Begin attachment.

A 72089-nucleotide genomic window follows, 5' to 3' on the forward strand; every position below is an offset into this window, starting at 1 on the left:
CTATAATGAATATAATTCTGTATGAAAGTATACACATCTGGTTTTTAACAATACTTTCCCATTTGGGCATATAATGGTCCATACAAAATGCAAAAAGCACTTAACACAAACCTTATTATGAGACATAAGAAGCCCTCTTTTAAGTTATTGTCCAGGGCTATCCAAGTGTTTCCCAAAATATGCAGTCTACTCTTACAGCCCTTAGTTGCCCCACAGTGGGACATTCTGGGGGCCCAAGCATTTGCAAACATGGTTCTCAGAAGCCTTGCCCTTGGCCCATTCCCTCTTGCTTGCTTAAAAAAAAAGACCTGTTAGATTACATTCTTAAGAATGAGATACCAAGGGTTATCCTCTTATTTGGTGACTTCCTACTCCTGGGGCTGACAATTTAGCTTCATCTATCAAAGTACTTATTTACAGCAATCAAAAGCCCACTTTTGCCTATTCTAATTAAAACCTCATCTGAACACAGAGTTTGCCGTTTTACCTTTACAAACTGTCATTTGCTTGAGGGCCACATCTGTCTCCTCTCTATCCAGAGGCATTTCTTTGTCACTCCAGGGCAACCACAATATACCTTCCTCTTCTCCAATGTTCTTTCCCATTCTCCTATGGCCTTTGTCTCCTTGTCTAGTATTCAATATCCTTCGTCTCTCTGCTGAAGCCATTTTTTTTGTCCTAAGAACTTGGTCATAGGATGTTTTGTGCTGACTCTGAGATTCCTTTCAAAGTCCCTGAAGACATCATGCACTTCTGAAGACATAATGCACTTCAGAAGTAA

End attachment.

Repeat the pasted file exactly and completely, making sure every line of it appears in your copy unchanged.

A 72089-nucleotide genomic window follows, 5' to 3' on the forward strand; every position below is an offset into this window, starting at 1 on the left:
CTATAATGAATATAATTCTGTATGAAAGTATACACATCTGGTTTTTAACAATACTTTCCCATTTGGGCATATAATGGTCCATACAAAATGCAAAAAGCACTTAACACAAACCTTATTATGAGACATAAGAAGCCCTCTTTTAAGTTATTGTCCAGGGCTATCCAAGTGTTTCCCAAAATATGCAGTCTACTCTTACAGCCCTTAGTTGCCCCACAGTGGGACATTCTGGGGGCCCAAGCATTTGCAAACATGGTTCTCAGAAGCCTTGCCCTTGGCCCATTCCCTCTTGCTTGCTTAAAAAAAAAGACCTGTTAGATTACATTCTTAAGAATGAGATACCAAGGGTTATCCTCTTATTTGGTGACTTCCTACTCCTGGGGCTGACAATTTAGCTTCATCTATCAAAGTACTTATTTACAGCAATCAAAAGCCCACTTTTGCCTATTCTAATTAAAACCTCATCTGAACACAGAGTTTGCCGTTTTACCTTTACAAACTGTCATTTGCTTGAGGGCCACATCTGTCTCCTCTCTATCCAGAGGCATTTCTTTGTCACTCCAGGGCAACCACAATATACCTTCCTCTTCTCCAATGTTCTTTCCCATTCTCCTATGGCCTTTGTCTCCTTGTCTAGTATTCAATATCCTTCGTCTCTCTGCTGAAGCCATTTTTTTTGTCCTAAGAACTTGGTCATAGGATGTTTTGTGCTGACTCTGAGATTCCTTTCAAAGTCCCTGAAGACATCATGCACTTCTGAAGACATAATGCACTTCAGAAGTAA